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The name Guwahati is a portmanteau word consisting of the Assamese words ‘guwa’ (areca nut) and ‘haat’ (market place). Prior to colonial rule, the name was spelled as Gowhatty, and was then anglicized as Gauhati during British colonial rule. The name was changed to its present form in the late 1980s to conform to the local pronunciation.

Epigraphic sources place the capitals of many ancient kingdoms in Guwahati. It was the capital of the kings Narakasuraand Bhagadatta according to the Mahabharata. Located within Guwahati is the ancient sakti temple of Goddess Kamakhya in Nilachal hill (an important seat of Tantric and Vajrayana Buddhism), the ancient and unique astrological temple Navagraha in Chitrachal Hill, and archaeological remains in Basista and other archaeological locations of mythological importance.

The Ambari excavations trace the city to the 4th century AD. During earlier periods of the city’s history it was known as Pragjyotishpura, and was the capital of Assam under the Varman Dynasty of the Kamarupa kingdom. Descriptions by Xuanzang(Hiuen Tsang) reveal that during the reign of the Varman king Bhaskar Varman (7th century AD) the city stretched for about 30 li (15 km) and according to Xuanzang was a principal base for a strong naval force of 30,000 war-boats, with officers who were experts in sea-routes from the Indian Ocean to China. The city remained as the capital of Assam until the 10th-11th century AD under the rule of the Pala dynasty. Archaeological evidence by excavations in Ambari, and excavated brick walls and houses discovered furing construction of the present Cotton College’s auditorium suggest the city was of economic and strategic importance until the 9th-11th century AD.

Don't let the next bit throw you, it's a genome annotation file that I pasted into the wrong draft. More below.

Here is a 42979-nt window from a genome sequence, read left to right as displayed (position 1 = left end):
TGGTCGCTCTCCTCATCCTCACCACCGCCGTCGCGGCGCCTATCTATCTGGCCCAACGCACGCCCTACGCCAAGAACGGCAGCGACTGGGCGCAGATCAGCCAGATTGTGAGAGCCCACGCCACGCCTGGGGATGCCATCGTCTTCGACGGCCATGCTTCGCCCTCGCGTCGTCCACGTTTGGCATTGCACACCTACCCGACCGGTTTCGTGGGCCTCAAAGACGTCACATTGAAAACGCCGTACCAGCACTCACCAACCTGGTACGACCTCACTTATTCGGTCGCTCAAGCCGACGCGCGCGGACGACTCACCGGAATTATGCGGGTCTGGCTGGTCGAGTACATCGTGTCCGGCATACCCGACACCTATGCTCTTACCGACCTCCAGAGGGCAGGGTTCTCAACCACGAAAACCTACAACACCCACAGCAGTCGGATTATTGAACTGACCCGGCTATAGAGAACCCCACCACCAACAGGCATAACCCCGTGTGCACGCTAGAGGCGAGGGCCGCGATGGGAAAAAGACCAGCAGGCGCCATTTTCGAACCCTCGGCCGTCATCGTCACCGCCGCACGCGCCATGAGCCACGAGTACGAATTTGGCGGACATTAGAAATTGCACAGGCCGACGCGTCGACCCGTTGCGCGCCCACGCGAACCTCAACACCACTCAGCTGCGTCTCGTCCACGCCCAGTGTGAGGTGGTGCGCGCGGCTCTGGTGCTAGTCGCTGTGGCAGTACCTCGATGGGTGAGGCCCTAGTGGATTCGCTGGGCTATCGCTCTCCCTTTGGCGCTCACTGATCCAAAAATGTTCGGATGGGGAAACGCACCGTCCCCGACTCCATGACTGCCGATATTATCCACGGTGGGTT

Between the 12th and 15th centuries AD, after the destruction of the Kamata kingdom, the city became mainly a strategic outpost of the Koch Hajo and Ahom kingdom. When the western part of the Koch Kingdom (Koch Bihar) fell to the Mughals, the eastern half (Koch Hajo) eventually became a protectorate of Ahom. Although the border between the powers (Ahoms and Mughals) fluctuated between the Kartoya river (now in North Bengal) to the Manas and Barnadi rivers, Guwahati remained an important outpost.

The city was the seat of the Borphukan, the civil military authority of the Lower Assam region appointed by the Ahomkings. The Borphukan’s residence was in the present Fancy Bazaar area, and his council-hall, called Dopdar, was about 300 yards (270 m) to the west of the Bharalu stream. The Majindar Baruah, the personal secretary of the Borphukan, had his residence in the present-day deputy commissioner’s residence.

The Mughals invaded Assam seventeen times, and they were defeated by the Ahoms in Battle of Itakhuli and Battle of Saraighat. During the Battle of Saraighat, fought in Saraighat in 1671, the Mughals were overrun due to the strong leadership and hard work of Lachit Borphukan. There was an ancient boat yard in Brahmaputra, probably used by the Ahoms in medieval times. Medieval constructions include temples, ramparts, etc. in the city.

The city experienced a brief period of Burmese rule during the Burmese invasions of Assam from 1817 to 1826. After the First Anglo-Burmese War, the city became a part of the British Indian Empire Vide Yandabo Teaty on 24th Feb 1826. Later, the city was an active site of the Indian Independence Movement, being the birthplace of many independence activists. After independence, the city became the capital of the state of Assam.